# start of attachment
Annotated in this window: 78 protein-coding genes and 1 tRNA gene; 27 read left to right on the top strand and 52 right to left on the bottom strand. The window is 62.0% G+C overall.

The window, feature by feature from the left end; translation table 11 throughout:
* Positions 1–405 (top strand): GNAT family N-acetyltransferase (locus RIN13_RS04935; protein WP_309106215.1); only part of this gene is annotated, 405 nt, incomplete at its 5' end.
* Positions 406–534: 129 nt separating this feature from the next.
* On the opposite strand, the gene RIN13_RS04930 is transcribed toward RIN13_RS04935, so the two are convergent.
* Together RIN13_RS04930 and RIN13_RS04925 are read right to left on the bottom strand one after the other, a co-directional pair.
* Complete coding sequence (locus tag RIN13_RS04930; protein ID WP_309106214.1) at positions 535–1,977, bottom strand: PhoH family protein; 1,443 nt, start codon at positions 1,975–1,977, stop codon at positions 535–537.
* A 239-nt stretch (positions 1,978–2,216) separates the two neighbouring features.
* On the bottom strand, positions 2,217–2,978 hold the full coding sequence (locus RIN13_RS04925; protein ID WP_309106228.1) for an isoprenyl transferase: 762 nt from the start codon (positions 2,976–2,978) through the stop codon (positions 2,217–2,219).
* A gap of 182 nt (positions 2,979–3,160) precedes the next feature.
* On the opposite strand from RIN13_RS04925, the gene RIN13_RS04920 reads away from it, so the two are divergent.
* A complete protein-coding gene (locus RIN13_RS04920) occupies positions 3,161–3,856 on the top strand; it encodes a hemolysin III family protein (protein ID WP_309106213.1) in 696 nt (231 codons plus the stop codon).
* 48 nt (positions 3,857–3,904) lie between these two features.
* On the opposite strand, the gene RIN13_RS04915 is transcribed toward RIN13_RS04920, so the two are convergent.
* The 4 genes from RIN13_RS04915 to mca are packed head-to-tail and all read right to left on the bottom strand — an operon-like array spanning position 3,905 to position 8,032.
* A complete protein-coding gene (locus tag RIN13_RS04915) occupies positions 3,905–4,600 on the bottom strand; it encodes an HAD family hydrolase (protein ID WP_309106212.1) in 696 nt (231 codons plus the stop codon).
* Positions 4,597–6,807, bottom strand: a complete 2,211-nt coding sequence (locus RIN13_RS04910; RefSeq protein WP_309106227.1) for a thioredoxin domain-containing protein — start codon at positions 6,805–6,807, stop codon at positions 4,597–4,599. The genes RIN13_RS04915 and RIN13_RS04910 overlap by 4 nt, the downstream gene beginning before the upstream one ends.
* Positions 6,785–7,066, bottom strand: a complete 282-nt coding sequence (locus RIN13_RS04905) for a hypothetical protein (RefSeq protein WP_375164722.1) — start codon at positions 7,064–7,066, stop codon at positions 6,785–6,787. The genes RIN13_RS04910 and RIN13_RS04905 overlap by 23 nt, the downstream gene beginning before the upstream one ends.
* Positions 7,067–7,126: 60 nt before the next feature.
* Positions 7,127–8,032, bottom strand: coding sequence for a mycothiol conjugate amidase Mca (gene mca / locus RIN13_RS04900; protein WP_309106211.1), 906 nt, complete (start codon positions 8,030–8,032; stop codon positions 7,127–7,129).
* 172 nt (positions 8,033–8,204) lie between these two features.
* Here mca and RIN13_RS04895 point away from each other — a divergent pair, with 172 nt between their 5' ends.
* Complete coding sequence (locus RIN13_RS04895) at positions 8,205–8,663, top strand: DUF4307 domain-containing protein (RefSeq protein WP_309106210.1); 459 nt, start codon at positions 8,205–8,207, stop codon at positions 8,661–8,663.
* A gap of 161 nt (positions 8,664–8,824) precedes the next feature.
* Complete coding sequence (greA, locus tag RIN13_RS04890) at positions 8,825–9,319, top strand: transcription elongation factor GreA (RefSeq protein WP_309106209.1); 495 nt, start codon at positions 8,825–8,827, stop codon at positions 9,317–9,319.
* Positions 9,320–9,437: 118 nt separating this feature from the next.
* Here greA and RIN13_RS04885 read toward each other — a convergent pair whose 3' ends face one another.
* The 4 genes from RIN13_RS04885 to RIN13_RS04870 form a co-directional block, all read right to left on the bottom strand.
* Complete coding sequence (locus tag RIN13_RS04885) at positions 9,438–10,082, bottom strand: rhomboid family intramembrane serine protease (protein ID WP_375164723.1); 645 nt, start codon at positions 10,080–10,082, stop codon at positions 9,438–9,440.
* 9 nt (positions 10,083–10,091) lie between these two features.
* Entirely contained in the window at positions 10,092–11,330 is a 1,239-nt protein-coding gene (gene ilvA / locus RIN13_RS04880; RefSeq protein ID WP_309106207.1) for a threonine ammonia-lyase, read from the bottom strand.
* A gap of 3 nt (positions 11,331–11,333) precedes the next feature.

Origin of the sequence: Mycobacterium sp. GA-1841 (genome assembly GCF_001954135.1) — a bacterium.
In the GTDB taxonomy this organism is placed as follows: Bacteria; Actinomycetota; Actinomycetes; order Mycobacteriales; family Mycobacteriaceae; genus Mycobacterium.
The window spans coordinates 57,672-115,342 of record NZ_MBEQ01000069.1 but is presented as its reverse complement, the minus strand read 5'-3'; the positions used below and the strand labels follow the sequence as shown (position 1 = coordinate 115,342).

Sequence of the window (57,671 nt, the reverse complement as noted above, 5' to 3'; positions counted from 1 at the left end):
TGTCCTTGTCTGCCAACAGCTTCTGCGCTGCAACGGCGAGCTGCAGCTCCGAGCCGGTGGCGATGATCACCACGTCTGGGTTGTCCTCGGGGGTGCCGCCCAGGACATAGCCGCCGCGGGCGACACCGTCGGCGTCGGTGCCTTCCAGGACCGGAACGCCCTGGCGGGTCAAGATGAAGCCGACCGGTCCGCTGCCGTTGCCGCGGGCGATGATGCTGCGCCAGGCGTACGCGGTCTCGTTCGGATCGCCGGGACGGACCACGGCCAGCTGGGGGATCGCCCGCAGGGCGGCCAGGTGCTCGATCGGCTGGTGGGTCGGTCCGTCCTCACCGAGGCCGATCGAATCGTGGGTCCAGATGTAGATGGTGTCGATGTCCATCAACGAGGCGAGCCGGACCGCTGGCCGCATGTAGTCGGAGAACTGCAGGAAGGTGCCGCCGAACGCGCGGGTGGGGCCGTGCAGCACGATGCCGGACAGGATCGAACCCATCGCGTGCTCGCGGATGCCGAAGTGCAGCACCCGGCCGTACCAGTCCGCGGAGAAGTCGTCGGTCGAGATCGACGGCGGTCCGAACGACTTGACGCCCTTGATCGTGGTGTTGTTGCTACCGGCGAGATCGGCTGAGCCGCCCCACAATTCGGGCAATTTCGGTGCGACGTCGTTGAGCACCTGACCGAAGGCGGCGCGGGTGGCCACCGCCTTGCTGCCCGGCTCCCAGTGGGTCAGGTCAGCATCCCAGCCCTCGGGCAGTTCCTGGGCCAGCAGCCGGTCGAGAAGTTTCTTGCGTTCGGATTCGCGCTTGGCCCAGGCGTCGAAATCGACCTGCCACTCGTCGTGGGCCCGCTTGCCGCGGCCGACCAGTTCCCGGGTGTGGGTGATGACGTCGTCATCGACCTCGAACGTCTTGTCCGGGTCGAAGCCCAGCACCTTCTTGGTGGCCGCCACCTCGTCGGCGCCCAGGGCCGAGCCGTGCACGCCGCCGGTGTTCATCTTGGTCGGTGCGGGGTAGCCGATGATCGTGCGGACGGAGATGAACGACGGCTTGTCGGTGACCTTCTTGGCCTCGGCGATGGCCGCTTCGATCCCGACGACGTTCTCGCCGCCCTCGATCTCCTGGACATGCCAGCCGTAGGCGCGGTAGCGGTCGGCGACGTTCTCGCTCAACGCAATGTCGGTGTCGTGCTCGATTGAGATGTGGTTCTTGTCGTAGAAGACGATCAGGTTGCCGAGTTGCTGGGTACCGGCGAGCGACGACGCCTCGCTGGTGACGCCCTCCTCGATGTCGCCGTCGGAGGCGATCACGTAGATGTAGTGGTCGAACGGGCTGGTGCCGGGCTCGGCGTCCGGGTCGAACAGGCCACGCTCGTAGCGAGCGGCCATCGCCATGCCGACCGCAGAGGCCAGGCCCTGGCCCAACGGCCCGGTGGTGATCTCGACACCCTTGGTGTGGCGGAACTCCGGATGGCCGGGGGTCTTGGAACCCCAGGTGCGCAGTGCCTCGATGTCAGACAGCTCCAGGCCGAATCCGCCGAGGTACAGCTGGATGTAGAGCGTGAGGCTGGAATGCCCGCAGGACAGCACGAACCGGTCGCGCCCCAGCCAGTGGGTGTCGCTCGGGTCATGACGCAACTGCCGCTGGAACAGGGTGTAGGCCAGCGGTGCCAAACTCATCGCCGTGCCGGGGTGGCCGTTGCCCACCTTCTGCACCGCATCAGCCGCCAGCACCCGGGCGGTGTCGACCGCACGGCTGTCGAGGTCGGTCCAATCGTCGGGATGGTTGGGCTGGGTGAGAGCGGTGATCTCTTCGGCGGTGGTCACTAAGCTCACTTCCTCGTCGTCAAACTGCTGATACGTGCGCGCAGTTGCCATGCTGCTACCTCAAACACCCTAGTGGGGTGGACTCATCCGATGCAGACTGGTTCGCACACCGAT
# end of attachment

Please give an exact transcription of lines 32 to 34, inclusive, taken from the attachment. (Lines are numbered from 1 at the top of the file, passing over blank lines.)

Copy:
* A gap of 3 nt (positions 11,331–11,333) precedes the next feature.

Origin of the sequence: Mycobacterium sp. GA-1841 (genome assembly GCF_001954135.1) — a bacterium.
In the GTDB taxonomy this organism is placed as follows: Bacteria; Actinomycetota; Actinomycetes; order Mycobacteriales; family Mycobacteriaceae; genus Mycobacterium.